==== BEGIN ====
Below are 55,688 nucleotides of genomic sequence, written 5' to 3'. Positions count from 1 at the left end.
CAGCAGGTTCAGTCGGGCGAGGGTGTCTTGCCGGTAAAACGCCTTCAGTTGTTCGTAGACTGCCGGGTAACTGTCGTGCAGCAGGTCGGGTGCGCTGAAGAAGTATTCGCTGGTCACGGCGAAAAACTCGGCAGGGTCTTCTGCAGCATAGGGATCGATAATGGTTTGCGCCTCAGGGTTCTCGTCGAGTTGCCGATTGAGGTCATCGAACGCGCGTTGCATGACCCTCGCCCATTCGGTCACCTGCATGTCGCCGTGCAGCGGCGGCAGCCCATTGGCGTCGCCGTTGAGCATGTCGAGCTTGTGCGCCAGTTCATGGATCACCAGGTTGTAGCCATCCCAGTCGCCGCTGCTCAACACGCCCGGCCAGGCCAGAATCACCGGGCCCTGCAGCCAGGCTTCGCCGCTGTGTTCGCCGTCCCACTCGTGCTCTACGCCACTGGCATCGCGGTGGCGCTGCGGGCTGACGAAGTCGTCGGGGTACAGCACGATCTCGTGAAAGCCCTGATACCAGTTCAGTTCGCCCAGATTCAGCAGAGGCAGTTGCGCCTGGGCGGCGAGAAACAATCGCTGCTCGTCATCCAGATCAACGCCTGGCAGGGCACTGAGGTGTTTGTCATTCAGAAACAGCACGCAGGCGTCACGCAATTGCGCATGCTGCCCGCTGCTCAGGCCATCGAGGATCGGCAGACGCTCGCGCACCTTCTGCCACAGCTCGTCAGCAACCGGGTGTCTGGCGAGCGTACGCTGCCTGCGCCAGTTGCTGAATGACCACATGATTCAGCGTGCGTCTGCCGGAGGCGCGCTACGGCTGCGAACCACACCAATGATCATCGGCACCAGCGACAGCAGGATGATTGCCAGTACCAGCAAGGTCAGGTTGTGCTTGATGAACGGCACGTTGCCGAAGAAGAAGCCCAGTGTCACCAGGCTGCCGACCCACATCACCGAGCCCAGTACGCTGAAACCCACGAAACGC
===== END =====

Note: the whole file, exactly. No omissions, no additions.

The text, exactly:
Below are 55,688 nucleotides of genomic sequence, written 5' to 3'. Positions count from 1 at the left end.
CAGCAGGTTCAGTCGGGCGAGGGTGTCTTGCCGGTAAAACGCCTTCAGTTGTTCGTAGACTGCCGGGTAACTGTCGTGCAGCAGGTCGGGTGCGCTGAAGAAGTATTCGCTGGTCACGGCGAAAAACTCGGCAGGGTCTTCTGCAGCATAGGGATCGATAATGGTTTGCGCCTCAGGGTTCTCGTCGAGTTGCCGATTGAGGTCATCGAACGCGCGTTGCATGACCCTCGCCCATTCGGTCACCTGCATGTCGCCGTGCAGCGGCGGCAGCCCATTGGCGTCGCCGTTGAGCATGTCGAGCTTGTGCGCCAGTTCATGGATCACCAGGTTGTAGCCATCCCAGTCGCCGCTGCTCAACACGCCCGGCCAGGCCAGAATCACCGGGCCCTGCAGCCAGGCTTCGCCGCTGTGTTCGCCGTCCCACTCGTGCTCTACGCCACTGGCATCGCGGTGGCGCTGCGGGCTGACGAAGTCGTCGGGGTACAGCACGATCTCGTGAAAGCCCTGATACCAGTTCAGTTCGCCCAGATTCAGCAGAGGCAGTTGCGCCTGGGCGGCGAGAAACAATCGCTGCTCGTCATCCAGATCAACGCCTGGCAGGGCACTGAGGTGTTTGTCATTCAGAAACAGCACGCAGGCGTCACGCAATTGCGCATGCTGCCCGCTGCTCAGGCCATCGAGGATCGGCAGACGCTCGCGCACCTTCTGCCACAGCTCGTCAGCAACCGGGTGTCTGGCGAGCGTACGCTGCCTGCGCCAGTTGCTGAATGACCACATGATTCAGCGTGCGTCTGCCGGAGGCGCGCTACGGCTGCGAACCACACCAATGATCATCGGCACCAGCGACAGCAGGATGATTGCCAGTACCAGCAAGGTCAGGTTGTGCTTGATGAACGGCACGTTGCCGAAGAAGAAGCCCAGTGTCACCAGGCTGCCGACCCACATCACCGAGCCCAGTACGCTGAAACCCACGAAACGC